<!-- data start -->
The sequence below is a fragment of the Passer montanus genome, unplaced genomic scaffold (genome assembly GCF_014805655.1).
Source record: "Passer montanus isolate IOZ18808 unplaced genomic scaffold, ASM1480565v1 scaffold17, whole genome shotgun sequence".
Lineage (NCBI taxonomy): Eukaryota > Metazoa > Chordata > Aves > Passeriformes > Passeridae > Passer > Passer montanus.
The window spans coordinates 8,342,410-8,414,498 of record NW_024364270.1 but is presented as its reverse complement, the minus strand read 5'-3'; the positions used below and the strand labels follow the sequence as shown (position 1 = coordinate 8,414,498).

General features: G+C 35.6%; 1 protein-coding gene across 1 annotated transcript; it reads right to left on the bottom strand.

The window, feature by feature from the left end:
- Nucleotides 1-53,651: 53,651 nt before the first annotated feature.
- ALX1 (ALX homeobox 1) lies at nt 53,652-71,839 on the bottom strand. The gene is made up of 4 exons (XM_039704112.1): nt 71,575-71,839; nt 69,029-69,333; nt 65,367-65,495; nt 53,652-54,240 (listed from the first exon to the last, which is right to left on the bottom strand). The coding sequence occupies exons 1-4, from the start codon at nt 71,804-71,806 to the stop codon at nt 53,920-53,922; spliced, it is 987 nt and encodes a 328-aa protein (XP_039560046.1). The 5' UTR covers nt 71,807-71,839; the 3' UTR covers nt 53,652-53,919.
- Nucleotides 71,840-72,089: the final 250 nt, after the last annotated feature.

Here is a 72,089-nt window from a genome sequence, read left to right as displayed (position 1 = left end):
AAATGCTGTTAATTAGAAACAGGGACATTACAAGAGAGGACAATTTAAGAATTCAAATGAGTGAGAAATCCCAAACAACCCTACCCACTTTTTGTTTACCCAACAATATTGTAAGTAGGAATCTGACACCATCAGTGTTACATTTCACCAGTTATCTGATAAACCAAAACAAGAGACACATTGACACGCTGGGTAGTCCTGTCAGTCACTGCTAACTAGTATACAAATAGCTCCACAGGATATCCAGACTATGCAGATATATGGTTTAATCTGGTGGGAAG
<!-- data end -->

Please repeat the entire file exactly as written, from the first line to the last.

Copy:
The sequence below is a fragment of the Passer montanus genome, unplaced genomic scaffold (genome assembly GCF_014805655.1).
Source record: "Passer montanus isolate IOZ18808 unplaced genomic scaffold, ASM1480565v1 scaffold17, whole genome shotgun sequence".
Lineage (NCBI taxonomy): Eukaryota > Metazoa > Chordata > Aves > Passeriformes > Passeridae > Passer > Passer montanus.
The window spans coordinates 8,342,410-8,414,498 of record NW_024364270.1 but is presented as its reverse complement, the minus strand read 5'-3'; the positions used below and the strand labels follow the sequence as shown (position 1 = coordinate 8,414,498).

General features: G+C 35.6%; 1 protein-coding gene across 1 annotated transcript; it reads right to left on the bottom strand.

The window, feature by feature from the left end:
- Nucleotides 1-53,651: 53,651 nt before the first annotated feature.
- ALX1 (ALX homeobox 1) lies at nt 53,652-71,839 on the bottom strand. The gene is made up of 4 exons (XM_039704112.1): nt 71,575-71,839; nt 69,029-69,333; nt 65,367-65,495; nt 53,652-54,240 (listed from the first exon to the last, which is right to left on the bottom strand). The coding sequence occupies exons 1-4, from the start codon at nt 71,804-71,806 to the stop codon at nt 53,920-53,922; spliced, it is 987 nt and encodes a 328-aa protein (XP_039560046.1). The 5' UTR covers nt 71,807-71,839; the 3' UTR covers nt 53,652-53,919.
- Nucleotides 71,840-72,089: the final 250 nt, after the last annotated feature.

Here is a 72,089-nt window from a genome sequence, read left to right as displayed (position 1 = left end):
AAATGCTGTTAATTAGAAACAGGGACATTACAAGAGAGGACAATTTAAGAATTCAAATGAGTGAGAAATCCCAAACAACCCTACCCACTTTTTGTTTACCCAACAATATTGTAAGTAGGAATCTGACACCATCAGTGTTACATTTCACCAGTTATCTGATAAACCAAAACAAGAGACACATTGACACGCTGGGTAGTCCTGTCAGTCACTGCTAACTAGTATACAAATAGCTCCACAGGATATCCAGACTATGCAGATATATGGTTTAATCTGGTGGGAAG